Analyzing the biomolecular composition of the plasma membrane

15 December 2011
There are very powerful technologies available for detecting changes in gene expression on a genome-wide scale.
Unfortunately, these technologies only provide indirect indications about the biomolecular composition of the entire cell, while spatial information about the location of the changes in the cell is usually also missing. This is a huge challenge for researchers. However, Wim Annaert, VIB Department of Developmental and Molecular Genetics, K.U. Leuven, tackled this challenge together with Imec researchers and two VIB research groups at UGent. Instead of
targeting the entire cell/tissue, they developed a new strategy for the comprehensive analysis of the biomolecular composition of only the plasma membrane. 
  
This study is the result of interdepartmental collaboration. Could you provide more details?
Wim: First of all, the idea came out of interaction with Imec, where Staf Borghs and his team are using nano particles to generate nano switches. Based on this, we developed a new generation of
superparamagnetic nano particles that, when introduced into cells, only associated with the cell
surface. This allowed us to isolate plasma membranes magnetically in the quantities and with
the purity needed to analyze not only the proteome but also the lipidome and even post-translational changes. This drew the interest of Kris Gevaert and Nico Callewaert in the UGent VIB groups. And with the input of Johan Swinnen (K.U.Leuven) for the lipidome analysis, the project became not just interdepartmental but also interinstitutional.

You applied this novel technology in your Alzheimer research? Could you explain this?
We did. The new technology allowed us to unravel the alternative function of presenilins. Besides its catalyst role in the ß-secretase complex, presenilin 1 also plays a role in endosomal membrane transport and protein turnover. Preliminary research in our lab had shown that cells incapable of producing presenilin (so-called presenilin knockout cells) had a very different morphology. They are strikingly round in contrast to the more elongated shape of normal fibroblasts. This could, in our opinion, only be explained by a significant difference in the biomolecular composition (i.e. proteins and lipids) at the cell surface.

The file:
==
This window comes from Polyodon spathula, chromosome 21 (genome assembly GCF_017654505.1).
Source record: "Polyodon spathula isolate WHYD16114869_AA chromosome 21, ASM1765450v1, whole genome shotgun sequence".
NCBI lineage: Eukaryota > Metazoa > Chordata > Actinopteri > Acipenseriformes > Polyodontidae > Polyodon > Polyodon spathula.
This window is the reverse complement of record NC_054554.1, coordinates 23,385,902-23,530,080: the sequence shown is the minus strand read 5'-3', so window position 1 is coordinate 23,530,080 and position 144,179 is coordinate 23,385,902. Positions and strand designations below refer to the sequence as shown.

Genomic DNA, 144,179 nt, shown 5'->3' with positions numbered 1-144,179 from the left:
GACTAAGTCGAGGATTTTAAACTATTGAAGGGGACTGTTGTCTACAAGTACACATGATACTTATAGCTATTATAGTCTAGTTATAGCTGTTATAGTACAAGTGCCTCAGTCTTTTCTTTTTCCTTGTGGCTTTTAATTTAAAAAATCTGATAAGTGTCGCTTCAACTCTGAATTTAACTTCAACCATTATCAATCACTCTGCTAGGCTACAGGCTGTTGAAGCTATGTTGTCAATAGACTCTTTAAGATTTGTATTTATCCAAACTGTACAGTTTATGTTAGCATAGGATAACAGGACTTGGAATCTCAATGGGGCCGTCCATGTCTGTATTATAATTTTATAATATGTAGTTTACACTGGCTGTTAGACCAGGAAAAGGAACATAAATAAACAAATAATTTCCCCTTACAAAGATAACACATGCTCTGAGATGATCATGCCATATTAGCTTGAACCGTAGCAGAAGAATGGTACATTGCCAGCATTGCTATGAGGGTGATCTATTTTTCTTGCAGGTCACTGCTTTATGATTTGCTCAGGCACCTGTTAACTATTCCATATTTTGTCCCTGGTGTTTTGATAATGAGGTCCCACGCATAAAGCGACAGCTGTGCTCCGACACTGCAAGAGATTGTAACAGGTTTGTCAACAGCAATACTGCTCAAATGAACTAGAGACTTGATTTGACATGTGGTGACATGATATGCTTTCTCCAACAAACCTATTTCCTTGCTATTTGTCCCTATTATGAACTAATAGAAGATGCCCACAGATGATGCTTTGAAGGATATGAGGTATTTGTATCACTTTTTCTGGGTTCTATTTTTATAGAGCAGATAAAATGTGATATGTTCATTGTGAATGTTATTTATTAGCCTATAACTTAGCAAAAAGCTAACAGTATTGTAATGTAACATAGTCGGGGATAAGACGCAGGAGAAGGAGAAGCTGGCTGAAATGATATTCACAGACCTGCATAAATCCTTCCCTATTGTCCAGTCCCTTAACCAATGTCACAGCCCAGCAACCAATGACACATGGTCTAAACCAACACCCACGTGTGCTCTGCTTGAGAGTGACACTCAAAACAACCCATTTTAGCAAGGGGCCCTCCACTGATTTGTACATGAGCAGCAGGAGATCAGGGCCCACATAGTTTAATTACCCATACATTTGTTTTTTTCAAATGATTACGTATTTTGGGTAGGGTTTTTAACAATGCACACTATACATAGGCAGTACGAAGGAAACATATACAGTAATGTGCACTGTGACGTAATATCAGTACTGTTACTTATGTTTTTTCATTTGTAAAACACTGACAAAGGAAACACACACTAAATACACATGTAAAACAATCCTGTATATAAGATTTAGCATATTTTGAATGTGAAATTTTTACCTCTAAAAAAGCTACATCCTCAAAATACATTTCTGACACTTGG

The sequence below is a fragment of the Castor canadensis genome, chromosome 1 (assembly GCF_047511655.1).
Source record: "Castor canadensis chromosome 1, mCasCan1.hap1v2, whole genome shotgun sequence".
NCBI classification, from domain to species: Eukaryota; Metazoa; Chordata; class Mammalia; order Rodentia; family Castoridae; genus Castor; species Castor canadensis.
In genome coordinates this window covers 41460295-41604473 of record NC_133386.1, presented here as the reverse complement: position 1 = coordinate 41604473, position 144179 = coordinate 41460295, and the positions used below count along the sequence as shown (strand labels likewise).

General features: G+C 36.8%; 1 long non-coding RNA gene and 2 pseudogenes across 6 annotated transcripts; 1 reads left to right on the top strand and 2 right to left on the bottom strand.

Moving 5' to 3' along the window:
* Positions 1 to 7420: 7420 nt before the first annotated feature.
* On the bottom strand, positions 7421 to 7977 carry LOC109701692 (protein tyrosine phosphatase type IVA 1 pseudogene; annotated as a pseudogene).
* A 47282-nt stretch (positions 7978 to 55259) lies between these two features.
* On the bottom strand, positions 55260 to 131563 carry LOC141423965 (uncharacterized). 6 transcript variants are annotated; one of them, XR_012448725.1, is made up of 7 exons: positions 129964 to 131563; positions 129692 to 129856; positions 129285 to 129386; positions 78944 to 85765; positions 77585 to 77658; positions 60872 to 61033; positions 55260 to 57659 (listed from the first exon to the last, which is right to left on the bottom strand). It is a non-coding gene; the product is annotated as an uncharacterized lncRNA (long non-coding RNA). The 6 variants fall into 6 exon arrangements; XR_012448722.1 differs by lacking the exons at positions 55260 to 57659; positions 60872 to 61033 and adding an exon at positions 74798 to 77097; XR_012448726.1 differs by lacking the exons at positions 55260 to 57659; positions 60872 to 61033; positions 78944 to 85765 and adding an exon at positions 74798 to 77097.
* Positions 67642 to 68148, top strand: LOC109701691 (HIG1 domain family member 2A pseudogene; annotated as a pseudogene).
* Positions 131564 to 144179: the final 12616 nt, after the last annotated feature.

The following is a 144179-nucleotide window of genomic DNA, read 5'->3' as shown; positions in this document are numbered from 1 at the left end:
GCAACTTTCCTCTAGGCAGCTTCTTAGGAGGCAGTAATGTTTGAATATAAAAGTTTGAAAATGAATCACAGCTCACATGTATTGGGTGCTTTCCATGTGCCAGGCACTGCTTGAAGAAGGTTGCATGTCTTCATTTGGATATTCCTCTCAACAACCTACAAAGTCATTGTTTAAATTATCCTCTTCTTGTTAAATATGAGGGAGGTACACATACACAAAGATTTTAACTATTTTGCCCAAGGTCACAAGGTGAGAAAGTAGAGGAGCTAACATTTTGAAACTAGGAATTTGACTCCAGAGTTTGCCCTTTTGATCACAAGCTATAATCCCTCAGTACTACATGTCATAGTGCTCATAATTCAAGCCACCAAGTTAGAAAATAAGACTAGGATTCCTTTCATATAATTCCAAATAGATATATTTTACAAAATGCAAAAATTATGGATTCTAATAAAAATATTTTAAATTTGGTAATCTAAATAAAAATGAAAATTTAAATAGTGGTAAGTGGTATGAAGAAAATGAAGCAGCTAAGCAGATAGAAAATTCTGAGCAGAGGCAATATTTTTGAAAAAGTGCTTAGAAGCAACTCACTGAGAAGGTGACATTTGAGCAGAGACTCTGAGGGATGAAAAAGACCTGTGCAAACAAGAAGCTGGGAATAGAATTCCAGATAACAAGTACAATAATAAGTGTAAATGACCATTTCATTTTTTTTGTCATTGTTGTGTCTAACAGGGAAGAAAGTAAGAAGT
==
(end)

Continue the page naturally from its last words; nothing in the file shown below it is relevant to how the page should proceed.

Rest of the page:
With the aid of the new technology, we compared the biomolecular composition of the plasma
membrane of knockout cells with that of wild type cells and found that a set of proteins and lipids were indeed selectively less represented at the cell surface in knockout cells.

What is the impact of your findings?
The study confirms the non-catalytic function of presenilins in protein transport. One surprise was
that both the protein and lipid changes could be traced back to the same selective endosomal
transport route – a new part of the story that we are currently finalizing. By analyzing the lipid and protein composition simultaneously, we more quickly tracked down a possible mechanism behind this function of presenilin.
Thus we delivered proof of principle for this new isolation technology. The real added value is that
this method has a very strong generic character – it is now potentially possible to generate integral
‘fingerprints’ of the plasma membrane of any cell, which opens up new possibilities in experimental
medicine. Many diseases are accompanied by changes in the biomolecular composition of the
plasma membrane, while two thirds of the current drugs target plasma membrane components.
Identifying changes at the level of protein or lipid composition may, in the future, generate new
biomarkers or target molecules for the development of new drugs.


Thimiri Govinda Raj et al.
A novel strategy for the comprehensive analysis of thebiomolecular composition of isolated plasma membranes
Molecular Systems Biology 2011


Research